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In economic aid negotiations, the GOP runs into a post-policy problem

In the debate over economic aid, a post-policy party is in a position in which it's supposed to govern responsibly, but it doesn't know how.
Image: Donald Trump, Mitch McConnell
Senate Majority Leader Mitch McConnell of Ky., listens as President Donald Trump speaks during a meeting in the Oval Office of the White House on July 20, 2020.Evan Vucci / AP

No state has been spared the severe economic consequences of the coronavirus pandemic, but the pain in Kentucky is especially acute. The Washington Post reported this week that the Bluegrass State is feeling increasingly desperate, and looking to Senate Majority Leader Mitch McConnell (R-Ky.) to deliver federal aid.In economic aid negotiations, the GOP runs into a post-policy problem

Evidently, the Senate's top Republican -- who happens to be up for re-election this year -- is listening. Yesterday, McConnell, who's taken a passive attitude toward economic aid in recent months, called for bipartisan talks to resume right away.

McConnell, during an interview with Fox News, said it was "time for everybody to get back to the table," though the GOP leader gave no indication that he would reach out to Democratic leaders himself. "The stalemate needs to be ended. It doesn't make any difference who says let's get together again, but we ought to get together again," McConnell said, adding things were currently at an "impasse."

The GOP senator added, "There hasn't been a meeting of any consequences between the two parties since last Friday. That's too long, and it's time to sit down and get a deal done."

On the surface, this can plausibly be seen as a constructive step in the right direction. In the spring, when congressional Democrats were passing an ambitious economic aid package, eager to stay ahead of looming deadlines, McConnell insisted on doing nothing, saying he preferred to "pause" rather than act. Now, evidently, he's eager to "get a deal done."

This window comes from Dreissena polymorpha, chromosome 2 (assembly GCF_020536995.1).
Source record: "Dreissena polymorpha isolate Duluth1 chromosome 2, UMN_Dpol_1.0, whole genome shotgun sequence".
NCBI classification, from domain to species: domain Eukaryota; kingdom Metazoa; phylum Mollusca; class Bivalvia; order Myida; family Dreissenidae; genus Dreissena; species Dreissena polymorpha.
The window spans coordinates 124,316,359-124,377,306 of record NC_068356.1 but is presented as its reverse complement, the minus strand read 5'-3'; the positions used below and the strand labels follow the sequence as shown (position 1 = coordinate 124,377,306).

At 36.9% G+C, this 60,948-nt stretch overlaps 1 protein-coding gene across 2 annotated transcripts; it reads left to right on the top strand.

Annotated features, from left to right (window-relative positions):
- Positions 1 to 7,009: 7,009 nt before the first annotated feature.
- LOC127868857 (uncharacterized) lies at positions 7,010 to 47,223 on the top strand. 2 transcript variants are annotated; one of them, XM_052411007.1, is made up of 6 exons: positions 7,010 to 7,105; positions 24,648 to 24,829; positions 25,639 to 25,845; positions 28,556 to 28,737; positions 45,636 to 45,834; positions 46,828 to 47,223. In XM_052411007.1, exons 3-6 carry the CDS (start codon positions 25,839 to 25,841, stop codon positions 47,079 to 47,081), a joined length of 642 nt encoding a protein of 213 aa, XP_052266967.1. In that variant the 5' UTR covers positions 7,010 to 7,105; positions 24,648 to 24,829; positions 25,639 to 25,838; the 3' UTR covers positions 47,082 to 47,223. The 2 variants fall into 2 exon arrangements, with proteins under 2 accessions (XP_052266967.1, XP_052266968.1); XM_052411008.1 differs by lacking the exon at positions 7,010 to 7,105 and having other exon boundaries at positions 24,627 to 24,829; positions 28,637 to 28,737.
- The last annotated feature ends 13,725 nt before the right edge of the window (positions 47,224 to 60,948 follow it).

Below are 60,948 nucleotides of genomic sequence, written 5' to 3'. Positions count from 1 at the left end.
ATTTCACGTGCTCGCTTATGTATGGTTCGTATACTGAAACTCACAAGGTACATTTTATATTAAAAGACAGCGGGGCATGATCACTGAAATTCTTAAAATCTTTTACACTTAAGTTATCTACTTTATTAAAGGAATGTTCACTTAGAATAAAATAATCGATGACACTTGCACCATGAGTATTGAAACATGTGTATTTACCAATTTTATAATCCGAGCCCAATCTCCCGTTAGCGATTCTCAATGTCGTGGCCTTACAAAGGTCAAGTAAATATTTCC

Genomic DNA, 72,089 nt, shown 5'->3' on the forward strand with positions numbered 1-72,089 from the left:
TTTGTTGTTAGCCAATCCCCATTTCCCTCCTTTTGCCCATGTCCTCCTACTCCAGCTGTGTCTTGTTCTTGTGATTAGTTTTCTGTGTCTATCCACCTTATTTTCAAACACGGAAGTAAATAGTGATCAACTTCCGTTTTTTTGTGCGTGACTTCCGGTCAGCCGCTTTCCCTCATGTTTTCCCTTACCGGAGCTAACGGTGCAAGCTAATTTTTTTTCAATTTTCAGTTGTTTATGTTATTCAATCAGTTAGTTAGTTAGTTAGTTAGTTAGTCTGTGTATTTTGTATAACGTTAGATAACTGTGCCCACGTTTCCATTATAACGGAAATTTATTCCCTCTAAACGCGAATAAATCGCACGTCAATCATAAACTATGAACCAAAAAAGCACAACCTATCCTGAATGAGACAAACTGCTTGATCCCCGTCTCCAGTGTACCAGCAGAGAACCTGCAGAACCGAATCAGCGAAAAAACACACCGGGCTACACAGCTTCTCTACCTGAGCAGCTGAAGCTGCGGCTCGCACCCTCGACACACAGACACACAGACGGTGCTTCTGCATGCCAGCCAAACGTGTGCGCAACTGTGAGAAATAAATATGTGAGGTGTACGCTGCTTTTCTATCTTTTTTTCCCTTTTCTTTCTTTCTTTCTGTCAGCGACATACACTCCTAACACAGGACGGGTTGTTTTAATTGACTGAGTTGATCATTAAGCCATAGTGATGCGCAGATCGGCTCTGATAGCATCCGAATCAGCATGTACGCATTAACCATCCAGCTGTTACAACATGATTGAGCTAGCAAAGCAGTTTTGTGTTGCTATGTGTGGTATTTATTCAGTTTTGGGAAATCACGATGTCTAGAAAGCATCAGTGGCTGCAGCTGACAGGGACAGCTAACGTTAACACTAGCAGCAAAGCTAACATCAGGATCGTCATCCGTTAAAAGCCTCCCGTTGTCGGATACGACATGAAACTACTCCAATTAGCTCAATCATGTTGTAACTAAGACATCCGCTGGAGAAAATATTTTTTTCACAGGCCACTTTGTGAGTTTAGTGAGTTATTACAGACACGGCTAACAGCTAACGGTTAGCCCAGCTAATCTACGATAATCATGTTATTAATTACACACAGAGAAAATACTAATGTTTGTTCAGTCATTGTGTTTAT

But there's a difference between endorsing negotiations and actually working on a meaningful, bipartisan agreement. Indeed, the New York Times' Jamelle Bouie raised an important observation this week that too often goes overlooked: McConnell "is very skilled at holding his caucus together for the sake of obstruction but has absolutely no experience crafting and shepherding large, complex legislation, so it is no surprise he's floundering."

Exactly. McConnell may be the Senate's most powerful leader, but he's a hardball tactician, not a legislator. Indeed, in recent months, as the nation tried to deal with a deadly pandemic and its far-reaching effects, McConnell has been largely irrelevant and struggling in his role.

Even when he unveiled what was supposed to be his party's economic aid package in late July, McConnell discovered many of his own members hated the plan.

Things aren't much better at the White House, where officials have not only failed to craft a coherent proposal, they've also botched the negotiations. Much of the problem rests with White House Chief of Staff Mark Meadows, who has developed "an unsurpassed reputation for blowing things up and making sure bills didn't pass."

What we're witnessing, in other words, is a classic example of a post-policy party in a position in which it's supposed to govern responsibly, but it doesn't know how.

The public needs Republican officials to step up, but that would require them to exercise governing muscles that have long since atrophied.